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What Does It Mean When You Sign Your 8879?

What Does It Mean When You Sign Your 8879?

Think back to the last time you had someone (hopefully us) complete your taxes for you. One of the most important steps you had to do for your tax preparer was to sign your 8879.

Now, this is important: tax preparers operate under the assumption that you have read and fully understand the 8879.

We can do a lot of things for you, but we can’t physically read the 8879 for you. We trust that every person who signs the form would have asked us questions about it if they didn’t understand anything.

What Did I Just Sign Then?

Ok, let’s say that you dutifully read your 8879 last time, but you’ve simply forgotten what it says. That’s understandable. There are other people in your situation, and this blog post is just for you.

Let’s first break down the 8879 into chunks.

The Top Portion and Part I

At the top of the 8879 is a lot of fill-in-the-blank information used to identify you and summarize your tax return information. Now, this part is important:

When you sign your 8879, you are certifying that all the names, SSNs, and amounts are correct.

The above is a rephrasing of the second sentence of Part II. Let’s look more into Part II.

Part II

Ok, now’s the time to open up an actual copy of your 8879, which you carefully filed in a safe place after your last tax return, right? But let’s say you’re reading this article on the ferry and you don’t have access to your 8879 at the moment. Go ahead and take a look at this link.

Let’s all very carefully read the first line of Part II. Here it is for your convenience:

Under penalties of perjury, I declare that I have examined a copy of my electronic individual income tax return and accompanying schedules and statements for the tax year ending December 31, 2018, and to the best of my knowledge and belief, they are true, correct, and complete.

Yes, you read this correctly: this is you certifying, under penalties of perjury no less, that your entire tax return and accompanying schedules and statements are “true, correct, and complete.” Now, let’s not waste any time asking why the IRS wants you to say they’re both true and correct…because I don’t get it either. Point is, you are putting your name down as certifying that the whole enchilada, the entire tax return packet, is true, correct, and complete.

…But If I’m Supposed to Sign off on My Tax Return Myself, What Am I Paying You For?

Well, let’s take a look at an important qualifier here. See above where it says to the best of my knowledge and belief? This phrase shows that the IRS understands that you might not be a CPA or an Enrolled Agent.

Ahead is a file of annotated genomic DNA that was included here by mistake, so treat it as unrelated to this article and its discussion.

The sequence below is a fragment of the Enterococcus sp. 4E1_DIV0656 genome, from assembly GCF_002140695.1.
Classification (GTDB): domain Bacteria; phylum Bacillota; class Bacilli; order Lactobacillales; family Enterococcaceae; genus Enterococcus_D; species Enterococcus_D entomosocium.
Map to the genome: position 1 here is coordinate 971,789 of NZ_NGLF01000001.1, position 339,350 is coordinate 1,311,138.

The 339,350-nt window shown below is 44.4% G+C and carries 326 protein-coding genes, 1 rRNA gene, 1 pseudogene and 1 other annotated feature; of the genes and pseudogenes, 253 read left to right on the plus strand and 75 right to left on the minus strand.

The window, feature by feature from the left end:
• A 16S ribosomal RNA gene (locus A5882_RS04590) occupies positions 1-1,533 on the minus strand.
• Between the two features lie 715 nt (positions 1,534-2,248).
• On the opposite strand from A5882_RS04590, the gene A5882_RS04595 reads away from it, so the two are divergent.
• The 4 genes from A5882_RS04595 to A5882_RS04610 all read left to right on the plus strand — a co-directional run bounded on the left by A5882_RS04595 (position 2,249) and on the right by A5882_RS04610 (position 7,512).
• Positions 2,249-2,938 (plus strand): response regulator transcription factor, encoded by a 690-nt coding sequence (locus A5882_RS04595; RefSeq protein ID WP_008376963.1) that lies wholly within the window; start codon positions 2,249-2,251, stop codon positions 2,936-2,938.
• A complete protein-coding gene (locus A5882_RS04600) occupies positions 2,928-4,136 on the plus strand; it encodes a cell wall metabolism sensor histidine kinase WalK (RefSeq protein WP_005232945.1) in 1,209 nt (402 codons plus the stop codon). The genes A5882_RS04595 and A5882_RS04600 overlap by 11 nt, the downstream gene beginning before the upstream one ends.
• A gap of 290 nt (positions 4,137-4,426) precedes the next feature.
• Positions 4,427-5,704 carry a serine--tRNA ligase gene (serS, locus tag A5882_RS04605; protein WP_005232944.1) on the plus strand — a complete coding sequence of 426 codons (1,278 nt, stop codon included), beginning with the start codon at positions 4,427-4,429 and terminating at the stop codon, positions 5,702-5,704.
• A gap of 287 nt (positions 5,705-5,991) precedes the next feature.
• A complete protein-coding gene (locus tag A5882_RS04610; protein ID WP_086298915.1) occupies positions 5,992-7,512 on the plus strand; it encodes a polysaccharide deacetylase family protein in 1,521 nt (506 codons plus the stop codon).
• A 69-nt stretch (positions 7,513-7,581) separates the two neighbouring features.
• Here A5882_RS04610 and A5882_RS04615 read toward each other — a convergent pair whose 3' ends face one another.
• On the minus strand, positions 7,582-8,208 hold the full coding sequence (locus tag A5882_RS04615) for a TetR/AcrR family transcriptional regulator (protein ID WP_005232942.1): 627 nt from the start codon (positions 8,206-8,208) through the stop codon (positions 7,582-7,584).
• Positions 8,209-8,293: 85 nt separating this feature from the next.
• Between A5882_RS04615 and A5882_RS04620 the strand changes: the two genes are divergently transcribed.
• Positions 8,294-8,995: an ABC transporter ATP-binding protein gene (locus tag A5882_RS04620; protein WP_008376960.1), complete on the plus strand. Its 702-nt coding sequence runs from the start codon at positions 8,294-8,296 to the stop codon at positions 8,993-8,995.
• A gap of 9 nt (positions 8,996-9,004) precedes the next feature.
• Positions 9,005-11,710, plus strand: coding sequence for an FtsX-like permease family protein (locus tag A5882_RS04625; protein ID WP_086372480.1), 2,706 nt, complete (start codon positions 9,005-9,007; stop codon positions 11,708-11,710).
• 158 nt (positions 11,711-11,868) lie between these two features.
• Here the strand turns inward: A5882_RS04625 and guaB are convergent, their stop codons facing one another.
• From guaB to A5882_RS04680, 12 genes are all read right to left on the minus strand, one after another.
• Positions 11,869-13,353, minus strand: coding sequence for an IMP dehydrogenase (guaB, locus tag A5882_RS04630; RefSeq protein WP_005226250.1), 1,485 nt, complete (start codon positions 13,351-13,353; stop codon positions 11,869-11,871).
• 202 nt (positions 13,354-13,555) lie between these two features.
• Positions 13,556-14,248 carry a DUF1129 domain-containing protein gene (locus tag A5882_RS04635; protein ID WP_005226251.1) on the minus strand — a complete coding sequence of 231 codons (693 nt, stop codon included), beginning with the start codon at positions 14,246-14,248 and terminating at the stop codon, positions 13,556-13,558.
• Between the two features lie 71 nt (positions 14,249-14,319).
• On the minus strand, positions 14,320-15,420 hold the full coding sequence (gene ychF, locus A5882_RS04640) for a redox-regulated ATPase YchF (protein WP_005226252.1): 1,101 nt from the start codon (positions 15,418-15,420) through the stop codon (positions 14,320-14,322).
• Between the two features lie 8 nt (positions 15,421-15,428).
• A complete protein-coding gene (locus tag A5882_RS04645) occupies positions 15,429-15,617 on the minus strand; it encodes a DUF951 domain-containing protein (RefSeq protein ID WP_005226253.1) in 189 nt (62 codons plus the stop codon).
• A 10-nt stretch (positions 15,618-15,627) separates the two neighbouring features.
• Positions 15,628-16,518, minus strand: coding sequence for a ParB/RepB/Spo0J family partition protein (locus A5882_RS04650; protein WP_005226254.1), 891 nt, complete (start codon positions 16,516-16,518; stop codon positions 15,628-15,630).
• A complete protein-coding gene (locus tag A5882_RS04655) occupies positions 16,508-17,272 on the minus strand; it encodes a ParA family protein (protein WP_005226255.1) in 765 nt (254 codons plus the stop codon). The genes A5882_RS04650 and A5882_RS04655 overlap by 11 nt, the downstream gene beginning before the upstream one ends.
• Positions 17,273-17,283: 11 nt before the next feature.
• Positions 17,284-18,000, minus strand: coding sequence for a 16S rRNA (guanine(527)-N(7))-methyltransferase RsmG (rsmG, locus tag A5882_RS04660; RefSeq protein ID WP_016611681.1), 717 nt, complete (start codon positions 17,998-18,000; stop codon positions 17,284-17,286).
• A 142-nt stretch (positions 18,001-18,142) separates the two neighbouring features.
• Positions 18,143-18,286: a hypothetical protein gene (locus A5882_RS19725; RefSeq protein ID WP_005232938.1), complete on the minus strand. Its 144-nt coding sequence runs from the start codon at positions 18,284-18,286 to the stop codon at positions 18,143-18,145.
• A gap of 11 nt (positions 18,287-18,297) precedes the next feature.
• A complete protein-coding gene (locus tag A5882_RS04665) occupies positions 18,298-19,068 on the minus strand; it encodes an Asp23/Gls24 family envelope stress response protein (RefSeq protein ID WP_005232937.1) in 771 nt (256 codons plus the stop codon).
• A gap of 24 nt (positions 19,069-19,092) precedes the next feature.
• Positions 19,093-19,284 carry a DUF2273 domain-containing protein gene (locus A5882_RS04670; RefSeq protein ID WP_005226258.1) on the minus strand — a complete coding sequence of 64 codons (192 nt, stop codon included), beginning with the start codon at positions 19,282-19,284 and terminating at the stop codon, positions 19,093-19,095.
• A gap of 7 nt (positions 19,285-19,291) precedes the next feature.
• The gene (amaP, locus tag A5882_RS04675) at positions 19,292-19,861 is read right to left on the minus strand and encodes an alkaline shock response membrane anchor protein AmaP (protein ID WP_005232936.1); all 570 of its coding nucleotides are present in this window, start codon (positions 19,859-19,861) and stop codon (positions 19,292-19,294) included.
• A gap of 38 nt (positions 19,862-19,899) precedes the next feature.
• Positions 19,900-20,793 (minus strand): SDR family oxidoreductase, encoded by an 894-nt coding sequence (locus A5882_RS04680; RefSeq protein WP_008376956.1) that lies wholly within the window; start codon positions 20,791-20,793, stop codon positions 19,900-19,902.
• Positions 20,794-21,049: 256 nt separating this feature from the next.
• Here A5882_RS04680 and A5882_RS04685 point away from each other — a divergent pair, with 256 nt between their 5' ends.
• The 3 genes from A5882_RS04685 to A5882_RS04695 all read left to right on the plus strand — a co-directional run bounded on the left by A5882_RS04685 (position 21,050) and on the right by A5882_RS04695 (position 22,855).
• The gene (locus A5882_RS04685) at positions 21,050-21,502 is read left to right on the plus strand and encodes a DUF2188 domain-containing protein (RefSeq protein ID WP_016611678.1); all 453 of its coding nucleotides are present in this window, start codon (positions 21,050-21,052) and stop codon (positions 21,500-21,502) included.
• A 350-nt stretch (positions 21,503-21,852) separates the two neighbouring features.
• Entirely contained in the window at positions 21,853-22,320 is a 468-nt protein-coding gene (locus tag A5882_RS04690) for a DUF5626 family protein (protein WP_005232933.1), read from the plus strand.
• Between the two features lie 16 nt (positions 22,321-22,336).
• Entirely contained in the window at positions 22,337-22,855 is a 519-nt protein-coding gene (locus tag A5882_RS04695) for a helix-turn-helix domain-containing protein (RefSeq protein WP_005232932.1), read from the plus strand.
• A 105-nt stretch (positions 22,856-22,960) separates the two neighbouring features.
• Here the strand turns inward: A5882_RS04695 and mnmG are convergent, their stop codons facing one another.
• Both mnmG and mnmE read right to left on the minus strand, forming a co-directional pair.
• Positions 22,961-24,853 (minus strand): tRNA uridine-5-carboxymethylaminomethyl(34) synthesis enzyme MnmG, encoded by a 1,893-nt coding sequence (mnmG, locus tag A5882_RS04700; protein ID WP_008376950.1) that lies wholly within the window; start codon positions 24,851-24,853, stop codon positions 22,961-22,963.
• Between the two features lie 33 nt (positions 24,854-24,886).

You’re not expected to necessarily understand every single form in your tax return, but you are signing that it is true, correct, and complete to the best of your knowledge. If there is something you don’t understand, then just ask. As long as it’s not the last minute, you have time to work out anything you don’t understand before you sign the 8879. Just understand that if it’s April 13th your tax preparer might be just a tad busy.

Now let’s go back to the question: what are you paying us (or your tax preparer) for? You’re paying us for a tax return that is accurate, given that the information you provide us is accurate. We may be tax wizards, but we’re not actual wizards; we can’t read your mind. We don’t know if you’re holding any information back, even accidentally. This is one of the reasons we ask a lot of questions — Have you bought or sold a house? Is this all your income? Did you win $500,000 in Atlantic City last July? If so, can you give us a tip? (Just kidding, tipping your tax accountant is super-illegal.)

For real though, undeclared income is something that gets a lot of people in trouble, and we can only do so much to suss out whether you are declaring all of your income. Errors of omission often happen by accident of course (this is why we offer tax monitoring now!).

We’ll skip Part III because it’s not your responsibility.

Instructions: Taxpayer Responsibilities

Flip over to Page 2 of the PDF. There you see a bunch of fine print. Let’s take a look at that other part of the 8879 that you’ve definitely read, the Taxpayer Responsibilities. Yep, that’s you again: the Taxpayer.

Most of these instructions are procedural, but please notice again the phrasing of Item 1:

Taxpayers have the following responsibilities.

  1. Verify the accuracy of the prepared income tax return, including direct deposit information.

Look, we can make sure that your 8879 gets to the right place after you sign it, that’s no problem. But since we can’t read your mind, we don’t know if you have any reservations about your tax return, or if you’ve forgotten to tell us about that major win in Atlantic City. You don’t have to become a tax lawyer overnight; just please make sure that you can honestly say that your tax return is true and complete to the best of your knowledge and belief. Oh, and correct. Complete, true, and correct.

TL;DR: Make sure you review your tax returns and ask any questions you have BEFORE you sign your 8879.

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